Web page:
Following Britain’s decision to send military advisers to aid Libyan rebels yesterday, Nicolas Sarkozy agreed today to do the same. Sarkozy’s decision came after meeting with the insurgent leader, Mustafa Abdel-Jalil. Britain’s cabinet announced the mission after David Cameron urged ministers to pass new measures to break the deadlock in Libya. Both Britain and France insist deploying military advisers is not mission creep from the U.N. no-fly-zone resolution, which prohibits foreign occupation, passed just five weeks ago. They say it’s merely to stop the stalemate that has killed hundreds as rebels fight Qaddafi’s forces in contested cities like Misurata and Ajdabiya. France claims the number of military liaison officers would be in the single digits and that the mission is to help “organize the protection of the civilian population.” Foreign secretary William Hague says the British deployment, which could involve up to twenty advisers, will help the ragtag rebels “improve their military organizational structures, communications and logistics.”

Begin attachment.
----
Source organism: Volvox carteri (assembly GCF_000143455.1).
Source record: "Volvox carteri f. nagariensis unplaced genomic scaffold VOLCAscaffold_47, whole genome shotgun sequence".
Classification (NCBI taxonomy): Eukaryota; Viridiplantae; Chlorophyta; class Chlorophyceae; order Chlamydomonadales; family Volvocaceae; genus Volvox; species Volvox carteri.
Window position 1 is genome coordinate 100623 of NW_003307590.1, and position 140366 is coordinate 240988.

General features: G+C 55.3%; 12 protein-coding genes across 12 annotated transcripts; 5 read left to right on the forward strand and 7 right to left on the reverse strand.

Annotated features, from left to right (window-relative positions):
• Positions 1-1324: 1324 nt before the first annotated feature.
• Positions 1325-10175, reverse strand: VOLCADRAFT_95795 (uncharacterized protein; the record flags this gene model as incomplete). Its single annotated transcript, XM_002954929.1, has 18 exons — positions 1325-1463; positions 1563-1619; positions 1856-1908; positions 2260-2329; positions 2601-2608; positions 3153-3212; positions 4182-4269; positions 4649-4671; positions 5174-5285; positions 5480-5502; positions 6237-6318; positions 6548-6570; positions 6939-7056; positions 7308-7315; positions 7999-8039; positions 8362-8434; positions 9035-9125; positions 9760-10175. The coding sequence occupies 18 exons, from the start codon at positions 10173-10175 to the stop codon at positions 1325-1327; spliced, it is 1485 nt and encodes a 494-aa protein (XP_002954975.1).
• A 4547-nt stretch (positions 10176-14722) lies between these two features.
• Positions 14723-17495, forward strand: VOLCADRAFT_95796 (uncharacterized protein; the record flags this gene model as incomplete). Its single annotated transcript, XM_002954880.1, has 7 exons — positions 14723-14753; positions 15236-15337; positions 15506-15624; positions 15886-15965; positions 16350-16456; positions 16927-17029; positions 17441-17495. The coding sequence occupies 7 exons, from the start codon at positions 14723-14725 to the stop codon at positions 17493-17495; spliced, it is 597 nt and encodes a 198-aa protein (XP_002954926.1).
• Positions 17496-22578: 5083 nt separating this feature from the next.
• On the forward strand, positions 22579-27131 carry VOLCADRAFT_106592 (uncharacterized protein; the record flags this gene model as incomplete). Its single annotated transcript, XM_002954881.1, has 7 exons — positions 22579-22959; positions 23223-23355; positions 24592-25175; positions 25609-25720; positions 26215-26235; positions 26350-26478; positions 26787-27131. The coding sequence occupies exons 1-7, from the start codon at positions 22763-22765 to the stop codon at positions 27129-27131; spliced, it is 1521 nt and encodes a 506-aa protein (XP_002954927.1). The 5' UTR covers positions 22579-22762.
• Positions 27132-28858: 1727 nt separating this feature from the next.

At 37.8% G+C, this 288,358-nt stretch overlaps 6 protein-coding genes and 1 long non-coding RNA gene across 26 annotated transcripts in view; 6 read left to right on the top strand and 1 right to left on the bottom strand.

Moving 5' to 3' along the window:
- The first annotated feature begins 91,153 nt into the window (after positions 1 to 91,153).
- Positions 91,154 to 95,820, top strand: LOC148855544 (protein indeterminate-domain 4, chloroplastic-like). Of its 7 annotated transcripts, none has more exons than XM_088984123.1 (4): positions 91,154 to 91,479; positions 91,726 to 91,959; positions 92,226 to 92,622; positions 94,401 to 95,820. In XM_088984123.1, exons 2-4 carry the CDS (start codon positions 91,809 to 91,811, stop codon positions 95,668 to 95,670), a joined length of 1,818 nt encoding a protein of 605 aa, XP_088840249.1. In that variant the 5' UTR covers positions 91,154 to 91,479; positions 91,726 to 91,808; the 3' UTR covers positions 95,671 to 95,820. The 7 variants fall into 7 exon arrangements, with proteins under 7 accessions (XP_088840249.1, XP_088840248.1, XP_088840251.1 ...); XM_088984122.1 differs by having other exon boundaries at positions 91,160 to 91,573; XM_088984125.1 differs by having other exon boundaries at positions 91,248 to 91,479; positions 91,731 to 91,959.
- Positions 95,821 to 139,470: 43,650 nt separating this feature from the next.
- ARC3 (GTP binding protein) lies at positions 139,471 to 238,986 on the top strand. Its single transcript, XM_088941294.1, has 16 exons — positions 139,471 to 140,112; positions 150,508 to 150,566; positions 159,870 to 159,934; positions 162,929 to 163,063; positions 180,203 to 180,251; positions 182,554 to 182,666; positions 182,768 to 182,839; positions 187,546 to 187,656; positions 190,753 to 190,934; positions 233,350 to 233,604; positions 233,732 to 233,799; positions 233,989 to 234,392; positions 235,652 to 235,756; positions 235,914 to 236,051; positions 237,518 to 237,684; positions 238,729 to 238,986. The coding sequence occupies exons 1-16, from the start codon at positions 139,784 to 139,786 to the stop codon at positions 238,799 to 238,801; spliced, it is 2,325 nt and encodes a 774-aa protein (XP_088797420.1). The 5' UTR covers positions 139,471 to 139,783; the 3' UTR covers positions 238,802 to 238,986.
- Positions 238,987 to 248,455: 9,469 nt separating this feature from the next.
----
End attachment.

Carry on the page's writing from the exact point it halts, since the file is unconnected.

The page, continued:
The decision to send military advisers and take sides in a deadlocked civil war is giving British politicians sixties flashbacks, but not the good kind. Sir Menzies Campbell, a former Liberal Democrat leader, said Britain needs to avoid entering into a Vietnam-like military quagmire.
Rebels in contested cities like Misurata are facing cluster bombs and Russian rockets and have been forced to train school teachers and drivers to compete against Qaddafi’s snipers. But it’s unclear who Europe’s military advisers would even be aiding. Libya’s deputy foreign minister critiqued Britain’s plan as futile:
Advisers From France to Join Britain in Aid of Libya Rebels [NYT]
British troops go to Libya amid ‘Vietnam’ warnings [Telegraph UK]
Libya warns against UK military advisers [Al Jazeera]
Life on the Rebel Side of the Crosshairs [Der Spiegel]
Related: Libya’s Rebel Army Doesn’t Know Who’s the Boss